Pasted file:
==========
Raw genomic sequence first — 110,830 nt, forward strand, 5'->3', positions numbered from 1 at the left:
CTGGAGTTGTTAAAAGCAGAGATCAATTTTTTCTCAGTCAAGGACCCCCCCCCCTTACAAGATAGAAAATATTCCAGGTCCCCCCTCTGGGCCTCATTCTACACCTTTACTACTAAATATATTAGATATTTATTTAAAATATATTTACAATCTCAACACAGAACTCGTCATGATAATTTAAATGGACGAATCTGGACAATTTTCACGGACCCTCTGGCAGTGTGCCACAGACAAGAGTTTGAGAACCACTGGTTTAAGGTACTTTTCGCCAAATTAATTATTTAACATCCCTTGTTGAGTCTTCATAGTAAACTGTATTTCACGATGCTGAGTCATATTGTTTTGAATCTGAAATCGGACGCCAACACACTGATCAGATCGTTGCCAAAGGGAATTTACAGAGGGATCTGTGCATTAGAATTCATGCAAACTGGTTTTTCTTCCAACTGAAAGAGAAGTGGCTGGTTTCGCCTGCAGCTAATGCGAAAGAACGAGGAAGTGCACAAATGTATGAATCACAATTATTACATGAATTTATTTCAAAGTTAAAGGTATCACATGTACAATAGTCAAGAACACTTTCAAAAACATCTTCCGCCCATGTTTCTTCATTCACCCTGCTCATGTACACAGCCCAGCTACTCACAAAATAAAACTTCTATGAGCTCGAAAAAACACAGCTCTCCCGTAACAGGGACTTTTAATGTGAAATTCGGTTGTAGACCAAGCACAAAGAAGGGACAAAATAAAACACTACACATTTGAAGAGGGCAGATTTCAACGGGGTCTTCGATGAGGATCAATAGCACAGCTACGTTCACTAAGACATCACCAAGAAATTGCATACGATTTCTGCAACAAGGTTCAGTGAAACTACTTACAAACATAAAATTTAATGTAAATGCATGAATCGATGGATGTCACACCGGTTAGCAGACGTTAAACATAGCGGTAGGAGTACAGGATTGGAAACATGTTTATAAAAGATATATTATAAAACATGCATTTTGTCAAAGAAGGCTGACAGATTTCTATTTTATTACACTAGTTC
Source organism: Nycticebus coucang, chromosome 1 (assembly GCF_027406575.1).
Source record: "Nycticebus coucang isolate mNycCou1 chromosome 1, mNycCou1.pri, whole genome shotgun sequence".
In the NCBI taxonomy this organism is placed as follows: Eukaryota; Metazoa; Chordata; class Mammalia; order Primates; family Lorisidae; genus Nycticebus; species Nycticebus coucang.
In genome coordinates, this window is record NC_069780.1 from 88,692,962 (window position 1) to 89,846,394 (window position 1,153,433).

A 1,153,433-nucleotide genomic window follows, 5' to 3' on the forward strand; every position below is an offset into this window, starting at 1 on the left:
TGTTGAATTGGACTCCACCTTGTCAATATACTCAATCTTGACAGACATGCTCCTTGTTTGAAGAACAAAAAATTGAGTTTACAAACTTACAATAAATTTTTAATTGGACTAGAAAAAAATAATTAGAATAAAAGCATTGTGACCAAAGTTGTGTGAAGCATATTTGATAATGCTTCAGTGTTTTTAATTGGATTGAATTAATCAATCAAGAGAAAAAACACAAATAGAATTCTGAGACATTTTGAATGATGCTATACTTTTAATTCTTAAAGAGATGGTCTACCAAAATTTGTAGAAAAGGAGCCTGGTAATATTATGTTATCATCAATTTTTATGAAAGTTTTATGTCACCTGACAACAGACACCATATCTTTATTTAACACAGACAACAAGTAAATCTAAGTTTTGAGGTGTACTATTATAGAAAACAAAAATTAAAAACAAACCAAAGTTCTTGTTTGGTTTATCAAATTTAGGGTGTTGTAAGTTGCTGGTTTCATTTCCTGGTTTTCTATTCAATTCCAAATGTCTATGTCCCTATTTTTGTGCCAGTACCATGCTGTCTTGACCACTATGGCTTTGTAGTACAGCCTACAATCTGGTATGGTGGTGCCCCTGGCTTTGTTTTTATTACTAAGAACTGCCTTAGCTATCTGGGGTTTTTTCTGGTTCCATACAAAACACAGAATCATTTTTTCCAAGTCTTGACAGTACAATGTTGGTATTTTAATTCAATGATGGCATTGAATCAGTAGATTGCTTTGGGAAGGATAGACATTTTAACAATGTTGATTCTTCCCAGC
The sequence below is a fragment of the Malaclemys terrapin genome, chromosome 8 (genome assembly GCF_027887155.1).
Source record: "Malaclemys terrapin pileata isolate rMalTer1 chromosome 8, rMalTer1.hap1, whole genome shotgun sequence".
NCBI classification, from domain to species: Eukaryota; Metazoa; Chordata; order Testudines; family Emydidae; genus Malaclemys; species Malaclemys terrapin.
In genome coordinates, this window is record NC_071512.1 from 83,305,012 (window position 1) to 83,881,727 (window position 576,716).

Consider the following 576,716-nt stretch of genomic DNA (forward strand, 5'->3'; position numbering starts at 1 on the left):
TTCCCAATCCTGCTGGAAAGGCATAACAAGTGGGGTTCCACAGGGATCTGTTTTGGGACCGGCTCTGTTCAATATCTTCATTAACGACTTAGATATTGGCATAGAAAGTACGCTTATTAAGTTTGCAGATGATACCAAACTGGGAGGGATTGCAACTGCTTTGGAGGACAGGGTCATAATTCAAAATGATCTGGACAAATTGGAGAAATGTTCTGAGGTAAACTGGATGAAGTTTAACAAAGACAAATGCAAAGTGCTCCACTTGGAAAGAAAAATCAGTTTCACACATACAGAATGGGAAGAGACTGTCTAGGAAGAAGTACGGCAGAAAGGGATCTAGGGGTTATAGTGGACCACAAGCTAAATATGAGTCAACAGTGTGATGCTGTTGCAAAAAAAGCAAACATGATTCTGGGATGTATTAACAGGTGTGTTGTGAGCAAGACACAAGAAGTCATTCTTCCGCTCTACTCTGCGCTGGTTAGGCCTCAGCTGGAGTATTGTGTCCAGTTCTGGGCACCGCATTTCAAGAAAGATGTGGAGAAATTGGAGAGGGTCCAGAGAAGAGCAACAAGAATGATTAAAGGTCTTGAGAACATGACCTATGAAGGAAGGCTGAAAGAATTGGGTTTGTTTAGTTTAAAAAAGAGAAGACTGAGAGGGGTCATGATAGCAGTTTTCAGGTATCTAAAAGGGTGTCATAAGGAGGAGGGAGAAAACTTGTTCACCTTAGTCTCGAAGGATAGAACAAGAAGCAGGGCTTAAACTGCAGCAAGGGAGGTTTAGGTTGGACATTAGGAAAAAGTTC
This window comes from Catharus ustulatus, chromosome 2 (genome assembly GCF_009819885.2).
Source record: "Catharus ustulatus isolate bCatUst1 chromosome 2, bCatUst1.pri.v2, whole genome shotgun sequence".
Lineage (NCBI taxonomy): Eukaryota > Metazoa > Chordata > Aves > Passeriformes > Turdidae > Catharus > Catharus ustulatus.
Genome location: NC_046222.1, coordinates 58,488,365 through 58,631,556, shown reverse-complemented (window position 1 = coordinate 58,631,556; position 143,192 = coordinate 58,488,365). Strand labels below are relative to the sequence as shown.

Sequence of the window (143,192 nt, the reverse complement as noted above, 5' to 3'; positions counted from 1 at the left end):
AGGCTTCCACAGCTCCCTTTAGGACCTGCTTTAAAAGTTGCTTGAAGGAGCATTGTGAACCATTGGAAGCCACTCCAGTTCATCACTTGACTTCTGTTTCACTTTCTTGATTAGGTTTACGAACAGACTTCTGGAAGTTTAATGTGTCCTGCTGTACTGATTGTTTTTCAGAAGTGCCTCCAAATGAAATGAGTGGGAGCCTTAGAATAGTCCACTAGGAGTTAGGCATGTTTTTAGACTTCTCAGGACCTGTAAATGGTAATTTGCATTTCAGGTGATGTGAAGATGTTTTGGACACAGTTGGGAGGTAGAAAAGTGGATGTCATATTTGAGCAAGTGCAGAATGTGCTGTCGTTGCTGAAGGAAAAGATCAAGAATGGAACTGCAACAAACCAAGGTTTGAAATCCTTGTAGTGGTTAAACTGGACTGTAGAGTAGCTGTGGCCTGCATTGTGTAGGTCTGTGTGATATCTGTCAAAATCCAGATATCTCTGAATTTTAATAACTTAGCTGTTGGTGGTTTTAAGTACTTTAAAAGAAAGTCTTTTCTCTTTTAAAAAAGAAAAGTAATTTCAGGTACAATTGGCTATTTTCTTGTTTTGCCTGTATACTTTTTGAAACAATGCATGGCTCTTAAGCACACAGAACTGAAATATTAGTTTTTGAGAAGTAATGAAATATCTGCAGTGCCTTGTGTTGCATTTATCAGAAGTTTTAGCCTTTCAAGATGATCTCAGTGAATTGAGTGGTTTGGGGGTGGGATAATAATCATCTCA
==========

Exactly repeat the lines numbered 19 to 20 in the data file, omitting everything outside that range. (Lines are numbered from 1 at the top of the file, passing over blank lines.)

Sequence of the window (143,192 nt, the reverse complement as noted above, 5' to 3'; positions counted from 1 at the left end):
AGGCTTCCACAGCTCCCTTTAGGACCTGCTTTAAAAGTTGCTTGAAGGAGCATTGTGAACCATTGGAAGCCACTCCAGTTCATCACTTGACTTCTGTTTCACTTTCTTGATTAGGTTTACGAACAGACTTCTGGAAGTTTAATGTGTCCTGCTGTACTGATTGTTTTTCAGAAGTGCCTCCAAATGAAATGAGTGGGAGCCTTAGAATAGTCCACTAGGAGTTAGGCATGTTTTTAGACTTCTCAGGACCTGTAAATGGTAATTTGCATTTCAGGTGATGTGAAGATGTTTTGGACACAGTTGGGAGGTAGAAAAGTGGATGTCATATTTGAGCAAGTGCAGAATGTGCTGTCGTTGCTGAAGGAAAAGATCAAGAATGGAACTGCAACAAACCAAGGTTTGAAATCCTTGTAGTGGTTAAACTGGACTGTAGAGTAGCTGTGGCCTGCATTGTGTAGGTCTGTGTGATATCTGTCAAAATCCAGATATCTCTGAATTTTAATAACTTAGCTGTTGGTGGTTTTAAGTACTTTAAAAGAAAGTCTTTTCTCTTTTAAAAAAGAAAAGTAATTTCAGGTACAATTGGCTATTTTCTTGTTTTGCCTGTATACTTTTTGAAACAATGCATGGCTCTTAAGCACACAGAACTGAAATATTAGTTTTTGAGAAGTAATGAAATATCTGCAGTGCCTTGTGTTGCATTTATCAGAAGTTTTAGCCTTTCAAGATGATCTCAGTGAATTGAGTGGTTTGGGGGTGGGATAATAATCATCTCA